Scaling Surface Fluxes from Tower Footprint to Global Model Pixel Scale Using Multi-Satellite Data Fusion

Friday, 19 December 2014: 10:35 AM
Martha C. Anderson1, Christopher Hain2, Feng Gao3, Kathryn A Semmens3, Yun Yang3, Mitchell A Schull1, Theresa Ring4, William P Kustas3 and Joseph G Alfieri3, (1)USDA ARS, Pendleton, OR, United States, (2)Earth System Science Interdisciplinary Center, COLLEGE PARK, MD, United States, (3)USDA ARS, Beltsville, MD, United States, (4)Oregon State University, Corvallis, OR, United States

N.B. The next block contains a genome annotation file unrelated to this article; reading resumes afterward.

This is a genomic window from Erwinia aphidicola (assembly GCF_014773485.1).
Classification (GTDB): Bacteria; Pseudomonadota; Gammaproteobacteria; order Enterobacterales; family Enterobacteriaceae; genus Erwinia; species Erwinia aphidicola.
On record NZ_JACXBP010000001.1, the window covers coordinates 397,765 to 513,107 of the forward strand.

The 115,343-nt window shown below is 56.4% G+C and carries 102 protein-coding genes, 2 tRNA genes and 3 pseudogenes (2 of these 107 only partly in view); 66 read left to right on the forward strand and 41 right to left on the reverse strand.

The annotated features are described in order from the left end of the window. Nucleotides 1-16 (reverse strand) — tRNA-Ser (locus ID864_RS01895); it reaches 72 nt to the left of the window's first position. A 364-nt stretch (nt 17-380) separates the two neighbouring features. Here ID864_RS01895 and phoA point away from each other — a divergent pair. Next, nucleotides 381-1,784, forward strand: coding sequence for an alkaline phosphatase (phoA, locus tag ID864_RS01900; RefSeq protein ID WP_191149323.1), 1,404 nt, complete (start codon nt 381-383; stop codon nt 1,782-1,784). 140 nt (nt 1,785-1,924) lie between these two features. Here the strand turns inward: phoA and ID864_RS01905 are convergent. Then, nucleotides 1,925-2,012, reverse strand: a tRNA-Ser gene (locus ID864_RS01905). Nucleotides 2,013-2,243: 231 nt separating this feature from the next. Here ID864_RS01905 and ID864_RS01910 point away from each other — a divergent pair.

There is a fundamental challenge in evaluating performance of global land-surface and climate modeling systems, given that few in-situ observation sets adequately sample surface conditions representative at the global model pixel scale (10-100km). For example, a typical micrometeorological flux tower samples a relatively small footprint ranging from 100m to 1km, depending on tower height and environmental conditions. There is a clear need for diagnostic tools that can effectively bridge this gap in scale, and serve as a means of benchmarking global prognostic modeling systems under current conditions. This paper discusses a multi-scale energy balance modeling system (the Atmosphere-Land Exchange Inverse model and disaggregation utility: ALEXI/DisALEXI) that fuses flux maps generated with thermal infrared (TIR) imagery collected by multiple satellite platforms to estimate daily surface fluxes from field to global scales. These diagnostic assessments, with land-surface temperature (LST) as the primary indicator of surface moisture status, operate under fundamentally different constraints than prognostic land-surface models based on precipitation and water balance, and therefore can serve as a semi-independent benchmark. Furthermore, LST can be retrieved from TIR imagery over a broad range of spatiotemporal resolutions: from several meters (airborne systems; periodically) to ~100m (Landsat; bi-weekly) to 1km (Moderate Resolution Imaging Spectroradiometer - MODIS; daily) to 3-10km (geostationary; hourly). Applications of ALEXI/DisALEXI to flux sites within the US and internationally are described, evaluating daily evapotranspiration retrievals generated at 30m resolution. Annual timeseries of maps at this scale can be useful for better understanding local heterogeneity in the tower vicinity and dependences of observed fluxes on wind direction. If reasonable multi-year performance is demonstrated at the tower footprint scale for flux networks such as the National Ecological Observatory Network (NEON), the aggregated output from such diagnostic modeling systems can provide valuable scale-appropriate benchmarks for coarser-resolution models at the tower sites, and some degree of independent verification in areas with sparse or inexistent ground-based measurements.